4 of 6even the remedies suggested critical theorists with whom the authors claim closest kinship in their analytical framework.Rethinking the Potential of Schooling I like the angry, overtly political tone of this b ook. My teaching and research partner, Sharon Friesen, and I have been in hot water for th ings we have written over the years, for intemperate outbursts at dinner parties, for stony silences in staff meetings around whatever reforms du jour are currently circulating through o ur school districts like snake oil. We get mad a lot. And somehow, stubbornly and intractably, we ke ep teaching anyhow, determined to make things different for the children in our care, havi ng long since given up hope that systemic reform is actually possible, but called (naively, perhaps) to a vision of teaching and learning that makes a difference in the lives of children and their paren ts. All through the reading of the early chapters, I d isciplined myself from flipping to the part that I really wanted to read: the final chapters on suggested changes to schools and teaching practice. As depressing as I found the experience o f revisiting my own frustrations with school through the authors' analytic framework, I resisted the temptation to rush ahead to the end. I'm glad I did, for the urgency of their demand for sys temic, fundamental change provides a necessary background for understanding why they als o believe (as do I) that the suggestions they offer as alternatives are unlikely to be implemente d on any large scale. We are stuck with schools as we know them, they argue, either because we can' t seem to imagine that they might, in fundamental ways, be otherwise, or because we canno t tolerate "the mismatch between citizens who are schooled in the intellectual habits of inqu iry and critique and a political economy that is dependent on mute and compliant workers" (181). And yet, as they point out, from time to time, in small pockets and in the practices of individual teachers who have found ways to resist a nd to create something new, we catch glimpses of how life in schools might be otherwise. The final chapters of the book tease out some of those possibilities in terms of their central im age of stewardship. Invoking Norbert Weiner"s injunction in The Human Use of Human Beings (1950), the authors insist that it is time that educators get busy and figure out what human beings are for. Schemes, they say, that "try to warrant educational practices on the basis of trite claims about "future needs" and posturing for global domination are unethical, undemocratic, and ugly" (p. 184). Human beings are for making meaning, they insist, and the sacrifice of meaningf ul engagement with work, with one another and with nature that our narrowly instrumental inst itutions demand are, to these authors, nothing short of evil. Stewardship in education, they say, "comprehends th e need for humans to take pleasure in their work and to care for the human artifact. Stew ardship also comprehends care for generations past and generations to come. This sort of stewards hip is a commitment due students from teachers, children from parents, and the world at l arge from the people within it" (p. 185). Correctly, I believe, they insist that the ethical, political, and aesthetic choices people make determine what their world will be. Education is al l about the quality of those choices. Admittedly sketchy in their remarks about what cla ssrooms devoted to the stewardship of intellect might actually look like, they neverthele ss invite dialogue by sharing some of the principles they have glimpsed as they have worked w ith teachers whose practice gives them hope. They identify ways of thinking about "the pro blem of the canon": how do you decide which works are worthy of sustained engagement? How do yo u construct educational processes that honor "the fact that human beings are at work on th emselves (p. 188, emphasis in the original)? Educational processes worthy of the name provide, t hey say, conditions for insight, vision, and ephiphanies that lead students not, as is now the c ase, to learn woefully less than we might hope, but to learn, instead, far more. And what students might learn in morally, politically and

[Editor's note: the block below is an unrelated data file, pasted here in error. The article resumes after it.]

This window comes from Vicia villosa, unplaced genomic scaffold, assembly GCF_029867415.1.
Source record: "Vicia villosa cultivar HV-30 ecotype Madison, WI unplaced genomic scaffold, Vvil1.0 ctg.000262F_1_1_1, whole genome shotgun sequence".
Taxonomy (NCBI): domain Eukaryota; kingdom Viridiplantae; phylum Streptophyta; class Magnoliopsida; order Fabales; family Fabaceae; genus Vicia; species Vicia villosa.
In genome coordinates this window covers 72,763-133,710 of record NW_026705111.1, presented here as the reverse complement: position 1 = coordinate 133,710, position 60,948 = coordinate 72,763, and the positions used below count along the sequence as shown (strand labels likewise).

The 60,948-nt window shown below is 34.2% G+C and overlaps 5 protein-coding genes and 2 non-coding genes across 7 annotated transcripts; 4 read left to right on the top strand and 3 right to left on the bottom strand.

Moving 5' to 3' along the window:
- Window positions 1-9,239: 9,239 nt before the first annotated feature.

5 of 6 aesthetically reformed schools would come closer, t hey suggest, to the kind of schooling the world actually needs. I found their ideas appealing and exciting because the principles they outline are ones my teaching partner and I have struggled to bring into being in our classroom for the past six years. We have begun to document our struggles and our suc cesses, exploring and explaining what children's work looks like when we take seriously t he search for answers to questions like the ones this book raises. Some of that writing is publ ished in print, the most readily accessible being our article, "A curious plan: Managing on the twelf th" originally published in Harvard Educational Review in the fall of 1993 and most recently reprinted in Class Acts: Teachers Reflect on Their Own Teaching Practice. For ease of reference in this review, I have also put three of our other papers on line: Hard Fun: Teaching and Learning for the 21st Century originally written for the Government of Canada as part of a series of articles on innovativ e social policy; Landscapes of Loss: On the Original Difficulty of Reading a chapter in a forthcoming book on action research and The Transgressive Energy of Mythic Wives and Wilful Chi ldren: Old Stories for New Times first presented at the 1995 JCT Conference on Curriculum Theory and Classroom Practice and now under consideration for inclusion in a book on educ ation and mythology. And last week, we put examples of Grade Two children's response to an ext ended study of The Odyssey on our school website. I offer these examples in the spirit of teacher sc holarship that Howley, Howley and Pendarvis describe. Schooling as they envision it ought to cultivate a true education, assisting students to make personal and collective sense out of their encounters with the culture in both its intellectual and popular forms" (p. 190). This aim, they acknowledge, calls forth very different kind of teacher-scholars, ones who honor "through t heir customary practice a personal commitment to the life of the mind" (p. 191): who p ursue scholarly pursuits in their own fields, and who take pedagogical encounters as opportunitie s for reflection and for action. At the beginning of the book, they express the hope that t heir readers will take part in "a conversation begun long ago and that must continue well into the future" (xii). They hope that others will be drawn into the conversation as they think, speak an d act; as, indeed, I felt drawn in as I saw the possibility of the work Sharon and I do contributin g a particular kind of flesh to the backbone of this book's argument. And now, as I hope the readers of this review migh t themselves feel drawn. This on-line journal seems particularly well positioned to encou rage actual, not just virtual, dialogue among educators; dialogue that welcomes the voices of chi ldren and teachers so conspicuously absent from much of the theorizing done on their behalf. I think the authors of Out of Our Minds would approve.About the AuthorsPatricia CliffordBanded Peak SchoolBragg Creek, Alberta http://www.rockyview.ab.ca/bpeak Copyright 1997 by the Education Policy Analysis ArchivesThe World Wide Web address for the Education Policy Analysis Archives is
6 of 6 http://olam.ed.asu.edu/epaa General questions about appropriateness of topics o r particular articles may be addressed to the Editor, Gene V Glass, firstname.lastname@example.org or reach him at College of Education, Arizona Stat e University, Tempe, AZ 85287-2411. (602-965-2692). T he Book Review Editor is Walter E. Shepherd: email@example.com The Commentary Editor is Casey D. Cobb: firstname.lastname@example.org .EPAA Editorial Board Michael W. Apple University of Wisconsin Greg Camilli Rutgers University John Covaleskie Northern Michigan University Andrew Coulson email@example.com Alan Davis University of Colorado, Denver Sherman Dorn University of South Florida Mark E. Fetler California Commission on Teacher Credentialing Richard Garlikov firstname.lastname@example.org Thomas F. Green Syracuse University Alison I. Griffith York University Arlen Gullickson Western Michigan University Ernest R. House University of Colorado Aimee Howley Marshall University Craig B. Howley Appalachia Educational Laboratory William Hunter University of Calgary Richard M. Jaeger University of North Carolina--Greensboro Daniel Kalls Ume University Benjamin Levin University of Manitoba Thomas Mauhs-Pugh Rocky Mountain College Dewayne Matthews Western Interstate Commission for Higher Education William McInerney Purdue University Mary P. McKeown Arizona Board of Regents Les McLean University of Toronto Susan Bobbitt Nolen University of Washington Anne L. Pemberton email@example.com Hugh G. Petrie SUNY Buffalo Richard C. Richardson Arizona State University Anthony G. Rud Jr. Purdue University Dennis Sayers University of California at Davis Jay D. Scribner University of Texas at Austin Michael Scriven firstname.lastname@example.org Robert E. Stake University of Illinois--UC Robert Stonehill U.S. Department of Education Robert T. Stout Arizona State University